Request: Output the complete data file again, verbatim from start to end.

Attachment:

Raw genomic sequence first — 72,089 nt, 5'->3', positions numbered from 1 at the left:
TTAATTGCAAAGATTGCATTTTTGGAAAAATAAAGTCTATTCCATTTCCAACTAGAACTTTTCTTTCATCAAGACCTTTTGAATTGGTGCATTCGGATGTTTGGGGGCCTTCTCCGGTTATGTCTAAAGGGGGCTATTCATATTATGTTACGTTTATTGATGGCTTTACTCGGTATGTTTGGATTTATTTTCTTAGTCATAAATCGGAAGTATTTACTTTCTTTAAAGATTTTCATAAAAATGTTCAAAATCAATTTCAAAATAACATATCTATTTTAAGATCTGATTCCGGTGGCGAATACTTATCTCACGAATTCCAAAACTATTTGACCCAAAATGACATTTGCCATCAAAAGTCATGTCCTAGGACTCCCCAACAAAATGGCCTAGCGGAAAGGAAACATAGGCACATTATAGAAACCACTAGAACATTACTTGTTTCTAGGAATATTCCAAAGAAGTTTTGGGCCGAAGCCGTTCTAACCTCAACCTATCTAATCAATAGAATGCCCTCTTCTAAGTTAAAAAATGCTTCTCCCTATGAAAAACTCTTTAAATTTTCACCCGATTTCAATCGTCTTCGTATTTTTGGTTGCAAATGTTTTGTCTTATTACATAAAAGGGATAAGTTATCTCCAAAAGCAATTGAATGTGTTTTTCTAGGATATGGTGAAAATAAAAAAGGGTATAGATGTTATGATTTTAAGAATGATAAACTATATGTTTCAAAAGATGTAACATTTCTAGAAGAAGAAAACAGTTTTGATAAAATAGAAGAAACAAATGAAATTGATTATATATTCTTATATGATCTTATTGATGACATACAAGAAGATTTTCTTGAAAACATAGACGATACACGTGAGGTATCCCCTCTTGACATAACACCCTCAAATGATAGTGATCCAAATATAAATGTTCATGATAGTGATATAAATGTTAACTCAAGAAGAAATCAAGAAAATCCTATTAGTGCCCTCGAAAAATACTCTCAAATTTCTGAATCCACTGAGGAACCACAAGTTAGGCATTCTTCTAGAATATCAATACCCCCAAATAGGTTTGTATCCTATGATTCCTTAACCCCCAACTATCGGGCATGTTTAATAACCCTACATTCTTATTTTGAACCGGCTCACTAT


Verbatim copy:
Raw genomic sequence first — 72,089 nt, 5'->3', positions numbered from 1 at the left:
TTAATTGCAAAGATTGCATTTTTGGAAAAATAAAGTCTATTCCATTTCCAACTAGAACTTTTCTTTCATCAAGACCTTTTGAATTGGTGCATTCGGATGTTTGGGGGCCTTCTCCGGTTATGTCTAAAGGGGGCTATTCATATTATGTTACGTTTATTGATGGCTTTACTCGGTATGTTTGGATTTATTTTCTTAGTCATAAATCGGAAGTATTTACTTTCTTTAAAGATTTTCATAAAAATGTTCAAAATCAATTTCAAAATAACATATCTATTTTAAGATCTGATTCCGGTGGCGAATACTTATCTCACGAATTCCAAAACTATTTGACCCAAAATGACATTTGCCATCAAAAGTCATGTCCTAGGACTCCCCAACAAAATGGCCTAGCGGAAAGGAAACATAGGCACATTATAGAAACCACTAGAACATTACTTGTTTCTAGGAATATTCCAAAGAAGTTTTGGGCCGAAGCCGTTCTAACCTCAACCTATCTAATCAATAGAATGCCCTCTTCTAAGTTAAAAAATGCTTCTCCCTATGAAAAACTCTTTAAATTTTCACCCGATTTCAATCGTCTTCGTATTTTTGGTTGCAAATGTTTTGTCTTATTACATAAAAGGGATAAGTTATCTCCAAAAGCAATTGAATGTGTTTTTCTAGGATATGGTGAAAATAAAAAAGGGTATAGATGTTATGATTTTAAGAATGATAAACTATATGTTTCAAAAGATGTAACATTTCTAGAAGAAGAAAACAGTTTTGATAAAATAGAAGAAACAAATGAAATTGATTATATATTCTTATATGATCTTATTGATGACATACAAGAAGATTTTCTTGAAAACATAGACGATACACGTGAGGTATCCCCTCTTGACATAACACCCTCAAATGATAGTGATCCAAATATAAATGTTCATGATAGTGATATAAATGTTAACTCAAGAAGAAATCAAGAAAATCCTATTAGTGCCCTCGAAAAATACTCTCAAATTTCTGAATCCACTGAGGAACCACAAGTTAGGCATTCTTCTAGAATATCAATACCCCCAAATAGGTTTGTATCCTATGATTCCTTAACCCCCAACTATCGGGCATGTTTAATAACCCTACATTCTTATTTTGAACCGGCTCACTAT